Essay by: ISP048
The role of simulation in current nursing education is beginning to be used widely across Nursing programs. I can say for my Nursing school, LA County College of Nursing and Allied Health, a clinical day is designated as a simulation day where the clinical instructor puts together a patient scenario and the students must respond as if the patient were real. I believe this is a great method of learning for students to be able to think on their feet, in a real-life hospital setting, responding as a Registered Nurse would. Critical thinking skills have to be implemented when determining how to respond to a specific patient situation. According to Jefferies (2007), “A simulated experience allows students to critically analyze their own actions (or failure to act), reflect on their own skill sets and clinical reasoning, and critique the clinical decisions of others (as cited in The Use of Simulation in Nursing Education, 2013). This is the beauty of simulation because it helps the student determine which area he/she needs improvement so that he/she can work on it to be more effective for the real life patient situation.
Simulation can also serve as a method of what “not-to-do” on a patient. As we know, patient safety is a priority and we want to maintain that while a patient is under our care. Simulation can serve as a reminder of what I need to do first in this skill. For example, when we insert a tube into an IV line, we must alcohol the port to make sure no bacteria enters the line. This is a method to prevent infection. According to Tanner (2006), “An interpretation or conclusion regarding a patient’s needs, concerns, or health problems, and/or the decision to take action (or not) use or modify standard approaches, or improvise new ones as deemed appropriate by the patient’s response (as cited in The Use of Simulation in Nursing Education, 2013).”
In my opinion, Simulation based learning in the next ten years is going to be monumental. As seen already in my nursing program, Simulation is done every semester to help students recognize what skills they need to work on and what critical decisions they need to make as a Nurse. Personally, I see it as a great learning experience to boost confidence or allow one to see what areas they can improve in. For example, in my first semester simulation experience, it was uncomfortable not knowing what to expect in my first simulation as a student. After the simulation, we got feedback on what areas we did well and what areas we could improve. For me, I was told that I did a well in administering an IM injection. That boosted my confidence knowing that a Nursing Instructor observed my skills and determined that I performed the skill well. As described by Virginia State Simulation Alliance (2008), “a clinical simulation experience is an active event in which students are immersed into a realistic clinical environment or situation. During this authentic clinical experience learners are required to integrate and synthesize core concepts and knowledge and apply appropriate interpersonal and psychomotor skills. Students must incorporate critical thinking and decision making skills using a process (e.g., nursing process) involving assessment, diagnosis, planning, implementation or intervention and evaluation (as cited in The Use of Simulation in Nursing Education, 2013)”.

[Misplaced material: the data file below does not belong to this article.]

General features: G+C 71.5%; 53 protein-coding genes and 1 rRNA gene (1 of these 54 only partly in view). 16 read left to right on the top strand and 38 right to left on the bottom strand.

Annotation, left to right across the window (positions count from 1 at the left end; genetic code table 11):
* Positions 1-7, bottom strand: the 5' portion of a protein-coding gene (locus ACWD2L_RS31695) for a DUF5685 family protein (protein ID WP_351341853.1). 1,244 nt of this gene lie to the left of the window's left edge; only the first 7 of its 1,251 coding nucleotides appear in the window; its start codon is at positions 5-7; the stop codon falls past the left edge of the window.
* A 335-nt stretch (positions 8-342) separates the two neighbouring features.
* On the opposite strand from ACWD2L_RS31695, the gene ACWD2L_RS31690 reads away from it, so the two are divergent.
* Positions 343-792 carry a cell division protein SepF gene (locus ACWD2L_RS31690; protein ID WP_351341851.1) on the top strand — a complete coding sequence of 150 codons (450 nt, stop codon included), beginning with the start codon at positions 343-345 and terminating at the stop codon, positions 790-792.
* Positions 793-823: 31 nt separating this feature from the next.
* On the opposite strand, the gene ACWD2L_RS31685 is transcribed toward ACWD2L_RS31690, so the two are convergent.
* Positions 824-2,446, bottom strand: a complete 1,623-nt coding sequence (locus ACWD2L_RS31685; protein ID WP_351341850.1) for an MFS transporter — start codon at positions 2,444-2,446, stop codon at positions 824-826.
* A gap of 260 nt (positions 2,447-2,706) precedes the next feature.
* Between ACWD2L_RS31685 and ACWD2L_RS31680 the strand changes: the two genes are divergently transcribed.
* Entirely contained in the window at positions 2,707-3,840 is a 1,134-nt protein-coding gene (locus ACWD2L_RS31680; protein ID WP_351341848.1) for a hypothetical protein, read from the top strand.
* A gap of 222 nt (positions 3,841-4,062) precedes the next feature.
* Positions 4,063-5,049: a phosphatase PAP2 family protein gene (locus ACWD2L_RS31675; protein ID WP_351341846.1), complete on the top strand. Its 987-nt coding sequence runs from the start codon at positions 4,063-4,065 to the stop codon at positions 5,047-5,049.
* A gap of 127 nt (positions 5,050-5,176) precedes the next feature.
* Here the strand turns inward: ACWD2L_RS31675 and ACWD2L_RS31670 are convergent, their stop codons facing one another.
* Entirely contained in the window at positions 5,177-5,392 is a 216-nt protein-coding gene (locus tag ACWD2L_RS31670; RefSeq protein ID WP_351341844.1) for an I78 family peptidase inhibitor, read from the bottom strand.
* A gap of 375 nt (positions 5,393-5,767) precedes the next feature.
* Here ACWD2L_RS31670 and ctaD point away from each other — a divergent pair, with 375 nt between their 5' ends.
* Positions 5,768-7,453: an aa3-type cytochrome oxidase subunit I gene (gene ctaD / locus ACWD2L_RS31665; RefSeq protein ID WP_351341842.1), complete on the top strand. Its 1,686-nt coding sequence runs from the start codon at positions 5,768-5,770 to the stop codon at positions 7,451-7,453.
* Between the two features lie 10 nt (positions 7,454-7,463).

Within the next ten years, I expect to see nursing programs all over the country begin to use simulation-based learning as a primary teaching method. After all, simulation allows for mistakes to be made on a mannequin, allowing us to practice so that we avoid making the same mistakes on a real patient. As we know, patients’ lives are in our hands and I believe that simulation will help students deter from making mistakes that could be life threatening. Simulation-based learning will better prepare us for our future patients and will help make us better nurses.
The Use of Simulation in Nursing Education. (2013). Retrieved from